It seems that this blog is often turning into a forum for obituaries of people who have moved me. That may very well be, for I if I am going to write about things that are important to me, then that needs to include losing people or artists who have touched my life. I guess as one gets older and more of those key players in a person’s lifetime pass away, it becomes even more important to acknowledge, reflect upon, and celebrate lives well lived.
Along those lines, several weeks ago I was so sorry to read in the NY Timesthat Jazz artist Billy Taylor had passed away. Here is another blog post about it on Mirror On America. I was also so sad to read about the passing of George Shearing in today's NY Times. When I want the kind of harmonic jazz that is both contemplative and inspiring, I think of Billy Taylor and George Shearing. Their music has a distinctly classy and urban New York feel to me. I love it for the harmonic, sensitive and thoughtful sound, as well as for the fact that it reminds me of early years in New York, listening to live jazz in the city. That sound reminds me of being very young and feeling the world was there for the celebrating and taking.
I was very young. A good friend of my then-fiancee, Phil's and mine, Norm Freeman, was a student at Julliard. Our summer evenings would often be like this: I would work until my shift was done at Capra's Restaurant in Stony Point, NY. That was usually until about eleven at night. Norman and Phil would pick me up and we would then zip into New York City to catch some live jazz. Getting down to the village about forty minutes later meant we could catch at least one set in a club.
And in the early seventies, you could hear some great music in the clubs at night. We most often ended up going to the Village Gate (Top of the Gate) or the Village Vanguard or the Half Note. At the Vanguard we caught the Thad Jones/Mel Lewis orchestra in a place where we would descend a flight of stairs into a smoke filled and alcohol fueled room. The experience was transforming. I can still see the bass player in my mind's eye-spacey and totally grooving to the power of the music. Here is a nice history of the Vanguard.
Because Norman was studying with the drummer Ray Mosca, we went to the Half Note where Mosca was playing with Zoot Sims.
Photo: New York Times
And then there was the Top of the Gate. I liked it there best of all. At the Village Gate we did have the ernomous pleasure of hearing Billy Taylor live, in an intimate setting. He was one of a number of Jazz greats we heard there, most of whose names are hard for me to recall. But I especially remember Billy Taylor, though. Norman asked him to play his signature piece, “There will Never Be Another You,” which he did. His music was so lovely. I still enjoy listening to it and it is a favorite in my studio. We had to leave when he was on a break, just sitting with some friends at one of the tables in the room. He looked up with a lovely smile and gave us a nod good-bye. I can still see him sitting there, incredibly classy, handsome, and just plain nice.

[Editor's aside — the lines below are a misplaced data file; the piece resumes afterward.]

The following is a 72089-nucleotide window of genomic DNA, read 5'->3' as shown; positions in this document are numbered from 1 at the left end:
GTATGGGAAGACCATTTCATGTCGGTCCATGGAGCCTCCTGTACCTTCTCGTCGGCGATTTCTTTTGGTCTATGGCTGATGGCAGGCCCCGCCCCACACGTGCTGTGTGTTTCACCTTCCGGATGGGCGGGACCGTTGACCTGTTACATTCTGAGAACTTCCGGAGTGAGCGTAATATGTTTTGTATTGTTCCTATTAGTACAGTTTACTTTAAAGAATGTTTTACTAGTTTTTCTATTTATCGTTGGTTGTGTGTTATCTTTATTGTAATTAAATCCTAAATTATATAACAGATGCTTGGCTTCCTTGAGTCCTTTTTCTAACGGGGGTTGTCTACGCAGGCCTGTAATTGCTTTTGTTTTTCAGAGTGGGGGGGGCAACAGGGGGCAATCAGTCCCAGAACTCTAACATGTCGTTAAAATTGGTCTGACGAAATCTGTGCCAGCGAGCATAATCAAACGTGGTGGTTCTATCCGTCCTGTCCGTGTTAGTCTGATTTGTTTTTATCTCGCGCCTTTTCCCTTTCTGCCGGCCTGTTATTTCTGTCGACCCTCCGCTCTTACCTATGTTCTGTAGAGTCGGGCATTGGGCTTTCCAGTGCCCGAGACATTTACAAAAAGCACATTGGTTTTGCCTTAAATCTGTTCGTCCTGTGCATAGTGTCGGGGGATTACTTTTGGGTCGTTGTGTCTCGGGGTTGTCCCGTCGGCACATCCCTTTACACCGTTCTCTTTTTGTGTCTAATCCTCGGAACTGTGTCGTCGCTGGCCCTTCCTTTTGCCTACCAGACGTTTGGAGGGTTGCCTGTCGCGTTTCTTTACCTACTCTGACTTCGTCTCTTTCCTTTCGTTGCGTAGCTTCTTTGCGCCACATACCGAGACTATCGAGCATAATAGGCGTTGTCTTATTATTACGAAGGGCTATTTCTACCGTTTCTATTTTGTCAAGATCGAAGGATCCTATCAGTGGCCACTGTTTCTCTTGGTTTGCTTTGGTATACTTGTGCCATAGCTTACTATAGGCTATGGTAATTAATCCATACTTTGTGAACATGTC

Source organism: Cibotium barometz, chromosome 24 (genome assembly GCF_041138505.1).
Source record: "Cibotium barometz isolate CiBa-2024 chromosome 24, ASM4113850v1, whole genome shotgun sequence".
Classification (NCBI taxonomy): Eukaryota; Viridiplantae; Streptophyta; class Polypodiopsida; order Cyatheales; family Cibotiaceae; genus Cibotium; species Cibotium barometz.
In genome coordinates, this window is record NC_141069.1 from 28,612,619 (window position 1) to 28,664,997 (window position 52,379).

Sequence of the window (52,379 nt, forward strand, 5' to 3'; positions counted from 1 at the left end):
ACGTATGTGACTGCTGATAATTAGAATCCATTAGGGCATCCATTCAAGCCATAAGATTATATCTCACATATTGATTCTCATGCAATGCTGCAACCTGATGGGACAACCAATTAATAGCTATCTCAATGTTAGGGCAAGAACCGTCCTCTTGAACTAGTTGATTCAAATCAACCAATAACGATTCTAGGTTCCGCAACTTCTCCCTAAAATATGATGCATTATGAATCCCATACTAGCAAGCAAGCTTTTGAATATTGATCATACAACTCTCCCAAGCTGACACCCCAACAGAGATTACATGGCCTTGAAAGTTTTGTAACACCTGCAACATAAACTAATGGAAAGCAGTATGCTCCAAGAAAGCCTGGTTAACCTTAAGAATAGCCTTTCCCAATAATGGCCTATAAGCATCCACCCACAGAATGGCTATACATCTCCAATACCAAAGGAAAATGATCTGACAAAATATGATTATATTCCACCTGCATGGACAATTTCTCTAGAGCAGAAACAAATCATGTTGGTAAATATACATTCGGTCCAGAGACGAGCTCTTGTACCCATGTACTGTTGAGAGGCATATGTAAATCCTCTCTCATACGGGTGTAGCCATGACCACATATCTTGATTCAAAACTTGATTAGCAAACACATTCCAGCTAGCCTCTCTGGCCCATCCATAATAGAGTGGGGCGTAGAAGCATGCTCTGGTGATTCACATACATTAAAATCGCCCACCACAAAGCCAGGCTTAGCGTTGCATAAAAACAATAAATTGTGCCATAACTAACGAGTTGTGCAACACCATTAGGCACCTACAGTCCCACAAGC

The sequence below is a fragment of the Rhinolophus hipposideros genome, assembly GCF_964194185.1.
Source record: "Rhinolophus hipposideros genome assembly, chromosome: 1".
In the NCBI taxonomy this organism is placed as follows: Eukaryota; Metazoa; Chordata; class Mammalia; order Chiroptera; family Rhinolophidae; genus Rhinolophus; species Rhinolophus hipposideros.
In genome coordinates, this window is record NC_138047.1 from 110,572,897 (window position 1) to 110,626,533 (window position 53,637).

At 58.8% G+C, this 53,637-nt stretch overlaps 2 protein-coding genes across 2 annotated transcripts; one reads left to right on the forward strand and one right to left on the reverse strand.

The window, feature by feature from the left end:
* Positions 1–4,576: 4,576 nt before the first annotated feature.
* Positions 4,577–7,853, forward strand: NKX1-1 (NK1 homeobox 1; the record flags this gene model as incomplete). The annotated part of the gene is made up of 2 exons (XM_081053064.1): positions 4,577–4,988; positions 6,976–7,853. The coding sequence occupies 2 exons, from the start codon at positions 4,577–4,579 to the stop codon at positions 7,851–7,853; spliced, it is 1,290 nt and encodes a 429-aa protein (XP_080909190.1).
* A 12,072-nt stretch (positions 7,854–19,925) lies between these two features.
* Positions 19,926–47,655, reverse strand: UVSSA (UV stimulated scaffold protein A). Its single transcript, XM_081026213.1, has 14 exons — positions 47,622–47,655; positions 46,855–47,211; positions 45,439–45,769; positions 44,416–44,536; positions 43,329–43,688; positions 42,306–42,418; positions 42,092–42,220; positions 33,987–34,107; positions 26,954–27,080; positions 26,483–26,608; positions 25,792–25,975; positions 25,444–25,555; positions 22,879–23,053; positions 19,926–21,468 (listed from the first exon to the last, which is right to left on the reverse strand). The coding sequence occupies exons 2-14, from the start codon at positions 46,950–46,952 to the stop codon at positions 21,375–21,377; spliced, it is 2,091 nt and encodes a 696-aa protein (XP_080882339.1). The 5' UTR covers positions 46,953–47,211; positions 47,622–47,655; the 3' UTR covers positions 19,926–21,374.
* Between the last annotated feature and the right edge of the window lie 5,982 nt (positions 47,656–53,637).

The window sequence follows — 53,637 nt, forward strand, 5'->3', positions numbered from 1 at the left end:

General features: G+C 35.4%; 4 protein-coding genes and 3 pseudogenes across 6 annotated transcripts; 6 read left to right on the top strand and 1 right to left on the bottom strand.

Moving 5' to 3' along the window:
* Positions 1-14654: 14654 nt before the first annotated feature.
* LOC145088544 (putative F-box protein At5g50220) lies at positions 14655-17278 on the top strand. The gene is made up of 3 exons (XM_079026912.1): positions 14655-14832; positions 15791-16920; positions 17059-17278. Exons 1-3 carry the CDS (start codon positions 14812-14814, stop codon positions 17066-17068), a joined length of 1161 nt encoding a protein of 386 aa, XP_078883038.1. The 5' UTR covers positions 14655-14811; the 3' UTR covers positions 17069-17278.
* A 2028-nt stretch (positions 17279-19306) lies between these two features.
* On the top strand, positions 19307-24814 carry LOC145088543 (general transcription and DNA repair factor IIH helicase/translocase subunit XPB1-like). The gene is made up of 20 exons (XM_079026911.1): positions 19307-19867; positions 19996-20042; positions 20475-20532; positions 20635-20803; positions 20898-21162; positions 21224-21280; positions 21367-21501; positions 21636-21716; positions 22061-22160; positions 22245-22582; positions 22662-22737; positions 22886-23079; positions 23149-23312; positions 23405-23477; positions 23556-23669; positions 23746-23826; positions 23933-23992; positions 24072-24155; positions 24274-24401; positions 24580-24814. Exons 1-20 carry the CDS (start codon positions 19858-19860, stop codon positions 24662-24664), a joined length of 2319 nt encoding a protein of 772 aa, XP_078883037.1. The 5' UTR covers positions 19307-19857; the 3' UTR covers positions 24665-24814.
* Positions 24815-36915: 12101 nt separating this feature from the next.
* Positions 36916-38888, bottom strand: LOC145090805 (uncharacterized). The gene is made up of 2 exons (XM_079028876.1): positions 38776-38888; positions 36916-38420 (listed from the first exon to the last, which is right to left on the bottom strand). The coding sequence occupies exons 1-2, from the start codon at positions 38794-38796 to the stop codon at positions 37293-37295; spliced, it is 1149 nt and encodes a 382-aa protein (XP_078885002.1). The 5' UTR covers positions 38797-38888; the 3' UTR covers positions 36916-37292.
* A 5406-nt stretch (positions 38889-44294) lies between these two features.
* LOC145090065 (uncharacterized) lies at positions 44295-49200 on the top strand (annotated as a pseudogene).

New York in the seventies was totally unlike New York now. Of course, that’s stating the obvious; forty years would make a difference anywhere. But apart from the physical (there was much more evidence of 19th and 18th century New York than there is now) and the technological, there is the sense of the city that has changed greatly. Let’s face it. New York today is cleaner and safer than New York in the seventies, largely thanks to Rudy Giuliani who transformed the place completely.
Want to imagine NY in the 70s? Imagne Scroses’s “Taxi Driver.” That is a nice snapshot of the city back then: gritty, grimy, ruthless, and hurting. Still, we were young. We were fearless and game for anything, including the rough streets of NY.
In contrast to the grime, New York was also exciting and happening and full of great things in the arts and socially. Wonderful creative things happened. Great art was made. And the city held for me, even then, an attraction that is hard to put into words. There is a line in a Kenny Rankin song, “Killed a Cat,” that sums it up for me back then:
New York, you're a mother
And like no other
You been oh so good to me
I remember how you felt
I was innocent
And I wanted you
And I did want New York. Badly. But it was never to be. My life took other directions.
I found this site about a book of photos, New York in the 70s: A Remembrance by Allan Tannenbaum I may just have to get it. Take a look at the wonderful photos there. This is my memory of the city back then when I was just beginning to take it all in as a young adult.
By the way, it does not surprise me that our friend Norm Freeman added "minister" to his resume, and not only that, but a minister who incorporates music into his services. We have fallen out of touch over the years (I should do something about that), but the Norm I remember was always kind, thoughtful and sensitive. He was so much so, that he was almost an old soul even while so young. His seriousness and his dedication to his music was palpable. Music is one of the best ways I can think of to have a truly spiritual expereince, so it makes sense that he would take it to that level officially.
Thinking back to that summer of 1971 and hearing Jazz in the city and being young and carefree makes me remember a simpler time, even while I am saddened to think that Billy Taylor and George Shearing have passed away. Thank goodness for the ability to record sound. It makes it possible to be nineteen again in the best of ways.